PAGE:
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Inner Sanctum: Tales of Horror, Mystery and Suspense [Hardcover]

Ernie Colon

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Book Description

Dec 7 2011 The Inner Sanctum Mysteries

The Inner Sanctum is one of the most fondly remembered mystery and horror radio shows from the 1940s—it is brought to life here with striking illustrations that re-create four chilling tales. In "The Horla," a man is haunted by a mysterious, grotesque being that only he can see. At first, the being seeks to enslave the man, but in the end it turns out the being is actually out to destroy him. "Death of a Doll" tells the tale of a reporter who is investigating the identity and death of an unidentified female corpse. Throughout his investigation, he carries her doll with him and, instead of “mama,” the doll continually cries out “Kara Nana,” another name for the devil. "The Undead" follows a young woman as she discovers a 10-year-old obituary for her living husband. Terrified, she goes to his tomb to investigate. The last story in the collection, "Alive in the Grave," follows a man who may have unwittingly consigned another man to being buried alive.


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Product Details

  • Hardcover: 112 pages
  • Publisher: NBM Publishing (Dec 7 2011)
  • Language: English
  • ISBN-10: 1561636142
  • ISBN-13: 978-1561636143
  • Product Dimensions: 1.3 x 15.3 x 22.8 cm
  • Shipping Weight: 340 g
  • Amazon Bestsellers Rank: #1,295,641 in Books (See Top 100 in Books)

Product Description

Review

"[Colón] can scare the pants off you. I highly recommend Inner Sanctum, which ought to come with a reinforced belt." —Minneapolis Star Tribune (January 19, 2012)


"The energy Colón infuses into them makes them constitute something more enjoyable than a pop-cultural trip down memory lane." —www.BooklistOnline.com


"Colón succeeds in respecting the original tales, his readers, and the joy of getting slightly creeped out." —www.SchoolLibraryJournal.com



"Veteran editor and artist Colòn conducts a virtual art clinic here, showing his deep mastery of composition, design, figure drawing, expression, use of blacks and more in this collection of hoary guilty pleasures and cheap thrills." —Miami Herald (April 15, 2012)

About the Author

Ernie Colón is a comic artist who has worked for such companies as Broadway Comics, DC, Eclipse, Harvey Publications, Marvel, and Star Comics. He is the cocreator of The 9/11 Report: A Graphic Adaptation, After 9/11: America’s War on Terror (2001–), Anne Frank: The Anne Frank House Authorized Graphic Biography, Che: A Graphic Biography, and Vlad the Impaler. He lives in Huntington, New York.


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Customer Reviews

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Most Helpful Customer Reviews on Amazon.com (beta)
Amazon.com: 4.3 out of 5 stars  3 reviews
1 of 1 people found the following review helpful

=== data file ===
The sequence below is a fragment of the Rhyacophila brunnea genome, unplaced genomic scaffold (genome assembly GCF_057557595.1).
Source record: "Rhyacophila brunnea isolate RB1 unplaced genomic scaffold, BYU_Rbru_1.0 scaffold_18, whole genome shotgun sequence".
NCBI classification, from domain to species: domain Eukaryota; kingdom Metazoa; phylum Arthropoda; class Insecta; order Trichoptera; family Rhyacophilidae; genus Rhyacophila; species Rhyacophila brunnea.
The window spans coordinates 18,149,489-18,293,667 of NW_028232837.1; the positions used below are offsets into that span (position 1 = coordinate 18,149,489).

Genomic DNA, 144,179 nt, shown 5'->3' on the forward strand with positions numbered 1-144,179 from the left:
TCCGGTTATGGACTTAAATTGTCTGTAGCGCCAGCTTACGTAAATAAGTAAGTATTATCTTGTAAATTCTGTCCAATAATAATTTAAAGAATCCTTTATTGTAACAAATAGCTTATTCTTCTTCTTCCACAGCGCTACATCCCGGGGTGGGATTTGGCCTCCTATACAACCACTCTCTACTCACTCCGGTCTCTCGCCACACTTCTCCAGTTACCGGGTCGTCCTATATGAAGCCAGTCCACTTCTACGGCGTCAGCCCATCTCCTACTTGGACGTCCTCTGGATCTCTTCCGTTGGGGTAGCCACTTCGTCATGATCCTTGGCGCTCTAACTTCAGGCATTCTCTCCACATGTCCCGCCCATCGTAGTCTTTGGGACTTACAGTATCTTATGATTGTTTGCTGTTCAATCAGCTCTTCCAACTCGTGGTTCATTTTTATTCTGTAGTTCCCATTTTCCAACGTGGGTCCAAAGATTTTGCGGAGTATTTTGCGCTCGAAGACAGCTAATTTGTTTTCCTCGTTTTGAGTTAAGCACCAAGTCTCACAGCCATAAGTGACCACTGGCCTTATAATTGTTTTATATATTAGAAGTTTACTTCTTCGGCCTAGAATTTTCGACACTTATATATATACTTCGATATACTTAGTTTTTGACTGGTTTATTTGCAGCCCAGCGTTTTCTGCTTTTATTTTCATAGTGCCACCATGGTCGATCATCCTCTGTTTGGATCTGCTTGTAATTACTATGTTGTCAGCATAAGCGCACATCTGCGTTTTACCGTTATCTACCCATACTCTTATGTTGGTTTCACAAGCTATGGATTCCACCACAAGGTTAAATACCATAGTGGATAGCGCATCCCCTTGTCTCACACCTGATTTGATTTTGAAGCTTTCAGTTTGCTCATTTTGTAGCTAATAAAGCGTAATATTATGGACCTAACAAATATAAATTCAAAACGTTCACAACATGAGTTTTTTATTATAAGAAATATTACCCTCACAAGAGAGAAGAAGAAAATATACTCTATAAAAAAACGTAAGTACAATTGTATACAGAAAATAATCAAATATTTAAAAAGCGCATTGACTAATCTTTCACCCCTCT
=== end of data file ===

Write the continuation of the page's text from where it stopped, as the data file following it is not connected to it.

5.0 out of 5 stars Ernie Colon is great. Jan. 2 2013
By Joshua - Published on Amazon.com
Format:Hardcover|Verified Purchase
A master of the comic book form! Heard about him from the podcast "Art and Story" I especially recommend for aspiring comics artists who want to study unconventional page layouts.
1 of 1 people found the following review helpful
4.0 out of 5 stars Pretty good little collection Dec 30 2011
By Richard J. Arndt - Published on Amazon.com
Format:Hardcover|Verified Purchase
Colon's an old master at horror, having worked on Warren's Creepy & Eerie back in the day. His work on these stories shows he is as good as ever. Some of the stories will remind you of EC Comics, others of Warren and still others' DC's 'mystery' titles. There's nothing bad here and all are entertaining. Recommended.
4.0 out of 5 stars Radio Mystery June 10 2013
By Zack Davisson - Published on Amazon.com
Format:Hardcover
I really love the OTR show "Inner Sanctum." I think the horror/mystery shows have held up the best since their original broadcasts--what scares people back then still scares us now. So, I thought the idea of Ernie Colon adapting some of these stories for comics was pretty cool.

I fondly remember Colon's work for DC Comics--including his "Arak, Son of Thunder" with Roy Thomas and his own creation "Amethyst, Princess of Gem World." But mainly I remember him from Warren's horror titles like "Creepy," "Eerie," and "Vampirella."

Colon adapted seven stories for "Inner Sanctum." Some I have heard before, and some were unfamiliar. They all have that "Inner Sanctum" feel, and Colon is clearly someone who remembers being scared by that old creaking door. His art work is still solid, although not stunning. He seems to have lost some of his flair over the years and gone into a more minimalistic style. His loose, empty lines almost look like fashion illustration instead of comic book art. He isn't big on backgrounds, and most of his work features characters carrying the scenes. He still has that horror touch though, and that comes through nicely.

What I thought was really missing from this comic was more about "Inner Sanctum" itself. It's wrong to assume that most people will be familiar with the show, it's history, and these episodes. I would have loved a nice, long introduction, and some "Adapted from ... " or "First broadcast ... " notes on the stories. Instead they are presented without preamble. And that's all right. They work well just as stories. But I think it was a bit of a missed opportunity.

The stories in this collection are:

"The Voice on the Wire"
"Lived Once-Buried Twice"
"The Undead"
"Mentalo"
"The Horla"
"Alive in the Grave"
"Death of a Doll"

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